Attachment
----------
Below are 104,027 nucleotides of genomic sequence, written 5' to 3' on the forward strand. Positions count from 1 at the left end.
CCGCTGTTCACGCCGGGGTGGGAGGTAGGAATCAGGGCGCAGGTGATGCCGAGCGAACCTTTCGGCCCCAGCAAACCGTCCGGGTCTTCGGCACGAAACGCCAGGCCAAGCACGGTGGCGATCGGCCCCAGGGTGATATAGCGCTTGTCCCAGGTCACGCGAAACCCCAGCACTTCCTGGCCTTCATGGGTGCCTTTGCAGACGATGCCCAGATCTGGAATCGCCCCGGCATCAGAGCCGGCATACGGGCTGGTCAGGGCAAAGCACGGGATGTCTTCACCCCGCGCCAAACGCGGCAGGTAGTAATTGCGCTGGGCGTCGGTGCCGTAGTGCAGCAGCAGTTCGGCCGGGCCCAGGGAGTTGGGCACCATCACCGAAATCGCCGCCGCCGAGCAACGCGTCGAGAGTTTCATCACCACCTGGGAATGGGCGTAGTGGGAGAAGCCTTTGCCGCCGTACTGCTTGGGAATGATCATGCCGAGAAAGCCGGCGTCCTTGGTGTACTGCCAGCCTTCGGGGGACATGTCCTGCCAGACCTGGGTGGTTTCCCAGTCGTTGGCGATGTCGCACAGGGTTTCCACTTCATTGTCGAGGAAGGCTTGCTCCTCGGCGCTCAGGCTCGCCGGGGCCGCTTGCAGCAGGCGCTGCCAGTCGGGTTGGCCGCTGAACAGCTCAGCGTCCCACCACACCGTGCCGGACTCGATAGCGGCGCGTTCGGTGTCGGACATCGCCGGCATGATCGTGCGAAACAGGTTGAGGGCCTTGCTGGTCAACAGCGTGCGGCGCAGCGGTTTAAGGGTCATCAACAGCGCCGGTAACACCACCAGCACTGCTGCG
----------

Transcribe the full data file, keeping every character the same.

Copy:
Below are 104,027 nucleotides of genomic sequence, written 5' to 3' on the forward strand. Positions count from 1 at the left end.
CCGCTGTTCACGCCGGGGTGGGAGGTAGGAATCAGGGCGCAGGTGATGCCGAGCGAACCTTTCGGCCCCAGCAAACCGTCCGGGTCTTCGGCACGAAACGCCAGGCCAAGCACGGTGGCGATCGGCCCCAGGGTGATATAGCGCTTGTCCCAGGTCACGCGAAACCCCAGCACTTCCTGGCCTTCATGGGTGCCTTTGCAGACGATGCCCAGATCTGGAATCGCCCCGGCATCAGAGCCGGCATACGGGCTGGTCAGGGCAAAGCACGGGATGTCTTCACCCCGCGCCAAACGCGGCAGGTAGTAATTGCGCTGGGCGTCGGTGCCGTAGTGCAGCAGCAGTTCGGCCGGGCCCAGGGAGTTGGGCACCATCACCGAAATCGCCGCCGCCGAGCAACGCGTCGAGAGTTTCATCACCACCTGGGAATGGGCGTAGTGGGAGAAGCCTTTGCCGCCGTACTGCTTGGGAATGATCATGCCGAGAAAGCCGGCGTCCTTGGTGTACTGCCAGCCTTCGGGGGACATGTCCTGCCAGACCTGGGTGGTTTCCCAGTCGTTGGCGATGTCGCACAGGGTTTCCACTTCATTGTCGAGGAAGGCTTGCTCCTCGGCGCTCAGGCTCGCCGGGGCCGCTTGCAGCAGGCGCTGCCAGTCGGGTTGGCCGCTGAACAGCTCAGCGTCCCACCACACCGTGCCGGACTCGATAGCGGCGCGTTCGGTGTCGGACATCGCCGGCATGATCGTGCGAAACAGGTTGAGGGCCTTGCTGGTCAACAGCGTGCGGCGCAGCGGTTTAAGGGTCATCAACAGCGCCGGTAACACCACCAGCACTGCTGCG